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District of Columbia Court of Appeals.

Rong Yoa ZHOU, Appellant, v. PARCEL SEVEN ASSOCIATES, Appellee.

Nos. 96-CV-678, 90-CV-143.

Decided: January 15, 1998

Before KING and RUIZ *, Associate Judges, and NEWMAN, Senior Judge.


On April 21, 1991, we remanded the record in this landlord and tenant matter for more specific findings on three issues:

(1) whether the landlord's rejection of the sign proposed by the tenant was reasonable;  (2) whether forfeiture of the lease was the appropriate remedy for the tenant's breach, see Shapiro v. Tauber, 575 A.2d 297 (D.C.1990);  and (3) whether the attorneys' fees and costs were reasonable.

After remand the trial court issued an order containing both proposed findings of facts and conclusions of law on the questions posed in our remand order, and a direction to the parties to “file memoranda suggesting alternative remedies, if any, to forfeiture for Defendant's breach of the lease.”   Subsequently, after being informed that the tenant had vacated the premises, the trial court issued a second order stating, in part, that “the issue of whether an appropriate remedy short of repossession exists is moot.”   A motion by the tenant for reconsideration of that order was denied in a third order in which the trial court concluded that the landlord “prevailed on its claim of non-monetary breach of the lease and is entitled to receive attorney fees.”

The case is now before us after a certification by the trial court of the supplemental record developed on remand (No. 90-CV-143) and the tenant's appeal from the denial of the motion for reconsideration (No. 96-CV-628).   Because the trial court only issued “proposed” findings of fact and conclusions of law in response to our first remand order, the record is not adequate to allow us to resolve the tenant's claim that the landlord is not entitled to recover attorney fees because it did not prevail.   Therefore, we must again remand the record to the trial court.   On remand the trial court should issue specific findings of fact and conclusions of law in response to the questions posed in our first remand order.   The trial court should also specify its reasons for concluding, in the order denying reconsideration, that the landlord “prevailed on its claim of non-monetary breach of the lease․”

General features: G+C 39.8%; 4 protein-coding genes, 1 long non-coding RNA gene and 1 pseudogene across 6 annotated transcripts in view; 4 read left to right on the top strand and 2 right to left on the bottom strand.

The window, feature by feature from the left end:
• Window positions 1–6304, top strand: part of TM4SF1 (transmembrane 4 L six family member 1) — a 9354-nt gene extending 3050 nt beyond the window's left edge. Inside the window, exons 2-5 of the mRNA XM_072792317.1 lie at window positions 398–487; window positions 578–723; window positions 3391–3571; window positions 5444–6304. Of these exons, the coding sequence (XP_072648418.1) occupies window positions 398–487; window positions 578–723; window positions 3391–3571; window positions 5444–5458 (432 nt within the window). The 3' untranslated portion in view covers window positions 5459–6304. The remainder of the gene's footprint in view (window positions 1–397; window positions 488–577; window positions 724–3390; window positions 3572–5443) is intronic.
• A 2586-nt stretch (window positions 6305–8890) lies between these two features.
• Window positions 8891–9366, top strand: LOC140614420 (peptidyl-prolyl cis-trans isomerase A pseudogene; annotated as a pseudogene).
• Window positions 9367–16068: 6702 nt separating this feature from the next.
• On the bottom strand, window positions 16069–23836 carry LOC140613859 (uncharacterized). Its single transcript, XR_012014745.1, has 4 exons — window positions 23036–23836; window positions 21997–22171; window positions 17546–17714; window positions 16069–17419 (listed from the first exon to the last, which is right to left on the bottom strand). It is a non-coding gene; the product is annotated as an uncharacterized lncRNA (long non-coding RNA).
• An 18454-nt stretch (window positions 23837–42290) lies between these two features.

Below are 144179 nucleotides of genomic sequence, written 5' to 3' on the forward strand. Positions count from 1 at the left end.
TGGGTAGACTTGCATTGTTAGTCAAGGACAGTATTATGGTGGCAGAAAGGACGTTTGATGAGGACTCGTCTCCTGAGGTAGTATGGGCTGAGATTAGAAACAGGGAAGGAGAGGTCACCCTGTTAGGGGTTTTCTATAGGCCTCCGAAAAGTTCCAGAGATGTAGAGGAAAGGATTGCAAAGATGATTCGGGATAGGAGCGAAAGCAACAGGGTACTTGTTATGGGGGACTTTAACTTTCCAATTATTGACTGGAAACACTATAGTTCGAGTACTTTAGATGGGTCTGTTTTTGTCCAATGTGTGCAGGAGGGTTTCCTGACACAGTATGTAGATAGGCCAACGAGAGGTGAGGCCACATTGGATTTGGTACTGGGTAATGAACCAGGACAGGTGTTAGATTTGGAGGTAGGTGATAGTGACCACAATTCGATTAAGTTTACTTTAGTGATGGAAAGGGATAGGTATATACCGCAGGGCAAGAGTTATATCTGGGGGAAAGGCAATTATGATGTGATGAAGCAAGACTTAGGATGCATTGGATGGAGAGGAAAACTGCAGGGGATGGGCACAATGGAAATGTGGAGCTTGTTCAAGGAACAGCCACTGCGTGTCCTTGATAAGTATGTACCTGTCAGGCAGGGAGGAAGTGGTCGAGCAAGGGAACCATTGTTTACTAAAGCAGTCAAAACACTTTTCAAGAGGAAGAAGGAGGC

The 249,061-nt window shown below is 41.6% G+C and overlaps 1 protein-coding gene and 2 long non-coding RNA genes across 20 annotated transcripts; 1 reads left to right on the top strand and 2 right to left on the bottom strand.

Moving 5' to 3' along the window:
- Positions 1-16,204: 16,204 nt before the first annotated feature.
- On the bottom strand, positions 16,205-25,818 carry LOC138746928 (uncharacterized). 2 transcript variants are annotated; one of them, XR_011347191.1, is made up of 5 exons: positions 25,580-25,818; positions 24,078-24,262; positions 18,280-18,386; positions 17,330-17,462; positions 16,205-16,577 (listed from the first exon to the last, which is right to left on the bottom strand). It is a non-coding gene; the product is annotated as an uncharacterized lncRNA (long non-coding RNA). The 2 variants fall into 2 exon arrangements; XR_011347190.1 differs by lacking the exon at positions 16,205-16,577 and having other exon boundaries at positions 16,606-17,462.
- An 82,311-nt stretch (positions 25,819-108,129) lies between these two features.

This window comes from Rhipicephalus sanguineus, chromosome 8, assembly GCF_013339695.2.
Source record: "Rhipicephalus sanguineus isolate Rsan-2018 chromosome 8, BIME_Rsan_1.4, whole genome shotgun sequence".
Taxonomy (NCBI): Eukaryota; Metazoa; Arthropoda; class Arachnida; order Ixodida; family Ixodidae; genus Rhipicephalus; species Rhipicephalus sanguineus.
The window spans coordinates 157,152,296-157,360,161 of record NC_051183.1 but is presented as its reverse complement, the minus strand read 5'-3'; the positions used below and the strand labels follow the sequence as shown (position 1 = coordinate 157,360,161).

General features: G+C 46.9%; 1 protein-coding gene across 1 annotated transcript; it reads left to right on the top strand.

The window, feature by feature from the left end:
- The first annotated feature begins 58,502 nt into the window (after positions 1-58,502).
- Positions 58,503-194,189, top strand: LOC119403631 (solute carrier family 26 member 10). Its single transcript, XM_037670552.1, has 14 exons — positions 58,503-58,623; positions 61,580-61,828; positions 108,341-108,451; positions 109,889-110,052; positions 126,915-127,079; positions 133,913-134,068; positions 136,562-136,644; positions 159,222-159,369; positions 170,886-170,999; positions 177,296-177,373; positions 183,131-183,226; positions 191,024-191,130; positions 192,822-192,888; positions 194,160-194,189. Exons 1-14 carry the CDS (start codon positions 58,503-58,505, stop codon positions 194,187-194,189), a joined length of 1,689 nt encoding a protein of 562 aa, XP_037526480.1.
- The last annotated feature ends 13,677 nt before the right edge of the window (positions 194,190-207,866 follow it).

Upon entry of the trial court's order setting forth its findings and conclusions in response to this remand order, the Clerk of the Superior Court should transmit the order to this court as a supplemental record.

So ordered.

I disagree that yet another remand is necessary in this case to decide the sole issue before us:  whether the landlord is entitled to attorney's fees.   That is a question of law that can be decided based on the unequivocal record on appeal.1

Although the trial court's findings of fact and conclusions of law in its first order on remand were initially labeled “proposed” by the trial court in its January 5, 1996 “Memorandum Order and Proposed Findings of Fact and Conclusions of Law,” those findings of fact and conclusions of law were considered and incorporated by reference into the trial court's March 29, 1996 Order, entered April 5, 1996, denying the tenant's “Motion for Reconsideration Pursuant to Rule 59 and/or 60.”   Thus, they are no longer proposed, but final.   Now that we have the specific findings this court requested when it ordered the first remand, we should proceed to address the tenant's appeal on the merits without further ado.   Moreover, for the reasons below, I believe it is unnecessary for the trial court to further specify why it considers that the landlord has “prevailed.”